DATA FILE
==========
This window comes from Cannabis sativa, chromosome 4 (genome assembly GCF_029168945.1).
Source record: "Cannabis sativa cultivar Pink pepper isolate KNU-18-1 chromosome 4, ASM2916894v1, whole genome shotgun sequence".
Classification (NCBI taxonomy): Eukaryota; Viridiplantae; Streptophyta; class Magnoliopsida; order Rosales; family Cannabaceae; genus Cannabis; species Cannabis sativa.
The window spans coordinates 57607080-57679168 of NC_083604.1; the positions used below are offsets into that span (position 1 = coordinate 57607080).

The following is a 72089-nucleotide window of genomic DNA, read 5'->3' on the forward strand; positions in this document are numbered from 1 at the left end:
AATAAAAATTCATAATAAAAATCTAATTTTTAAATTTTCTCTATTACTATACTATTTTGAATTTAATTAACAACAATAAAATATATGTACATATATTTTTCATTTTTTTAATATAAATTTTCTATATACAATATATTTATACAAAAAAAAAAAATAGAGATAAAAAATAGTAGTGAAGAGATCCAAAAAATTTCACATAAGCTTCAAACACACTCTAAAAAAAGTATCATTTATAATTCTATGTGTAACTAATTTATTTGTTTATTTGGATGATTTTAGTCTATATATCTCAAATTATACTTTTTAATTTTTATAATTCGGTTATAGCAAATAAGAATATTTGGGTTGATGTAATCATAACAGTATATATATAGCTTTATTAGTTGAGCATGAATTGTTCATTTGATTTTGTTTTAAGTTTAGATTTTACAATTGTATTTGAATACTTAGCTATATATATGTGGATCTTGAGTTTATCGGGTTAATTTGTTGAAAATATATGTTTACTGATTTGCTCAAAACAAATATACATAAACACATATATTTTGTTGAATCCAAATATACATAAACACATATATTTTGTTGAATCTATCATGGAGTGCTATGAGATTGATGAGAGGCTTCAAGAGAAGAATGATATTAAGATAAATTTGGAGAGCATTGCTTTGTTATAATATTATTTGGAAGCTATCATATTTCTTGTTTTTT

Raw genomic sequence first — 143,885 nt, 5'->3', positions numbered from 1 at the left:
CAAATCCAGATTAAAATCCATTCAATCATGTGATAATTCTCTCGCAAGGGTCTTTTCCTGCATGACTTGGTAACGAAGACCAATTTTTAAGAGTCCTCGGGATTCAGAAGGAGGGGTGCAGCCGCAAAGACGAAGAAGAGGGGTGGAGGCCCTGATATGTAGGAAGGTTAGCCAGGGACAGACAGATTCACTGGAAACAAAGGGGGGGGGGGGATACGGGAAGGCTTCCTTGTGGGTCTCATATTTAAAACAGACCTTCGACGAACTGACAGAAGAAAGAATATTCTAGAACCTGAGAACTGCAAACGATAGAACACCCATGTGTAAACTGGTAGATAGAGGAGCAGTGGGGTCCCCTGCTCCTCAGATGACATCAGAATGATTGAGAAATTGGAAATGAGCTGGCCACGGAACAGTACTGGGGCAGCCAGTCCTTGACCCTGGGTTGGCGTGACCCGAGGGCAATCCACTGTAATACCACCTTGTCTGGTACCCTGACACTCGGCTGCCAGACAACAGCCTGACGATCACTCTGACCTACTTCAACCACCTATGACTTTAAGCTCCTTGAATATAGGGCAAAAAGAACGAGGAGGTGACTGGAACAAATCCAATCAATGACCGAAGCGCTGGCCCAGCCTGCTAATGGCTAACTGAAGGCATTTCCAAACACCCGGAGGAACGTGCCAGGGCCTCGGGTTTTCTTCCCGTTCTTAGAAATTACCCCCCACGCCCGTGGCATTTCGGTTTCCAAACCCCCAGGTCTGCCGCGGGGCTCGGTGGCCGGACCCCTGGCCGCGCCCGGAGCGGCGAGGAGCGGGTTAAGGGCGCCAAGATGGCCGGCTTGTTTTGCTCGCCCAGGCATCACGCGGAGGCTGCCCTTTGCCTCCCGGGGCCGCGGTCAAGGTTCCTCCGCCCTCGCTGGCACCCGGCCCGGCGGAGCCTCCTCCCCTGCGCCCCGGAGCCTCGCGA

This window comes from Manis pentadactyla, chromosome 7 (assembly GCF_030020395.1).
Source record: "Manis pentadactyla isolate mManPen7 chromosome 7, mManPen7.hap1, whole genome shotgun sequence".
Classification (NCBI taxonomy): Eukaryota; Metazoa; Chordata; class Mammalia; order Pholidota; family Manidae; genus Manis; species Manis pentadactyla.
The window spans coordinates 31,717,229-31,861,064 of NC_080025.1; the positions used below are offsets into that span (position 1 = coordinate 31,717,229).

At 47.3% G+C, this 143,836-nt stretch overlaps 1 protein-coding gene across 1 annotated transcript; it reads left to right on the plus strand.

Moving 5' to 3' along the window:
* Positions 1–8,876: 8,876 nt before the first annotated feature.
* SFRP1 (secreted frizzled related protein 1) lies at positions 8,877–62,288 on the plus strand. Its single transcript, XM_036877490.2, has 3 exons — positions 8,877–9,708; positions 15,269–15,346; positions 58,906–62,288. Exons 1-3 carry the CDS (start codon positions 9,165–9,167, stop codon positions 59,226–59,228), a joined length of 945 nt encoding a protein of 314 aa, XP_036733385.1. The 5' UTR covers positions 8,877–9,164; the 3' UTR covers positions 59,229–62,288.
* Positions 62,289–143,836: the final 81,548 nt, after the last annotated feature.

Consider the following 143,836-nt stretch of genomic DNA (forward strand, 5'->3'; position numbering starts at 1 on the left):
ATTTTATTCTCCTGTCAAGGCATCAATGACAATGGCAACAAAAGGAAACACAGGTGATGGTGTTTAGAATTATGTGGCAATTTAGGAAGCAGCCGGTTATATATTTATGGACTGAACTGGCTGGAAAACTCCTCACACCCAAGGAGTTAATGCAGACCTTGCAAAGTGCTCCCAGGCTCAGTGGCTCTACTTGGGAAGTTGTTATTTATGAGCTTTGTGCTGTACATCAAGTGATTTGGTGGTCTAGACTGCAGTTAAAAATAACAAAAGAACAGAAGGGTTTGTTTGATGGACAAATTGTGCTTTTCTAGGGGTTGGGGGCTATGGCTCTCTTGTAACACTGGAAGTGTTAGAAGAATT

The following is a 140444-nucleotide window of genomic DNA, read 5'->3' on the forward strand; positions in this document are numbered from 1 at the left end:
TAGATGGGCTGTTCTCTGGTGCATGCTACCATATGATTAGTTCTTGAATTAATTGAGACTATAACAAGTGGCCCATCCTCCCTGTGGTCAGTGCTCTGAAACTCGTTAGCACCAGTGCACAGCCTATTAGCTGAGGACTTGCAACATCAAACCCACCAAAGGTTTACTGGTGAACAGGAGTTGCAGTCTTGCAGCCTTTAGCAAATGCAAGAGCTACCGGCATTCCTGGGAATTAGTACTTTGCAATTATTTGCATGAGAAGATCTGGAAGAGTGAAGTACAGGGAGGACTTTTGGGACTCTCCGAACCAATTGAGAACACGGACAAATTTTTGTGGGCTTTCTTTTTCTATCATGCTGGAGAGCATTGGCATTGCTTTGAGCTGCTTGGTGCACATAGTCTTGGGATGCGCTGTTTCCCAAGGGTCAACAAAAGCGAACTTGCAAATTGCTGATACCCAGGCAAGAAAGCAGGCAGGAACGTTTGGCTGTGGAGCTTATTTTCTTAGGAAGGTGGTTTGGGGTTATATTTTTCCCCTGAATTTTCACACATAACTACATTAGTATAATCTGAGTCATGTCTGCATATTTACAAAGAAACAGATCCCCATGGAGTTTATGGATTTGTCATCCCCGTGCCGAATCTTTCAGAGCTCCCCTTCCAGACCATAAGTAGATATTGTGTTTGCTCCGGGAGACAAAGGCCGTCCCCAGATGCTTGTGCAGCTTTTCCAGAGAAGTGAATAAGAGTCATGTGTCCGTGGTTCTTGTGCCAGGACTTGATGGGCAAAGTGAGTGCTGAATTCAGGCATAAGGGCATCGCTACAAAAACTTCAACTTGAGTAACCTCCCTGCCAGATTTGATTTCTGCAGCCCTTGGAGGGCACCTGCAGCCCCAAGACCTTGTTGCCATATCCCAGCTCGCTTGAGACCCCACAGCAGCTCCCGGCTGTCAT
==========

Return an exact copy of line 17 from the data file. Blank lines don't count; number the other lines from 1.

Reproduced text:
* Positions 62,289–143,836: the final 81,548 nt, after the last annotated feature.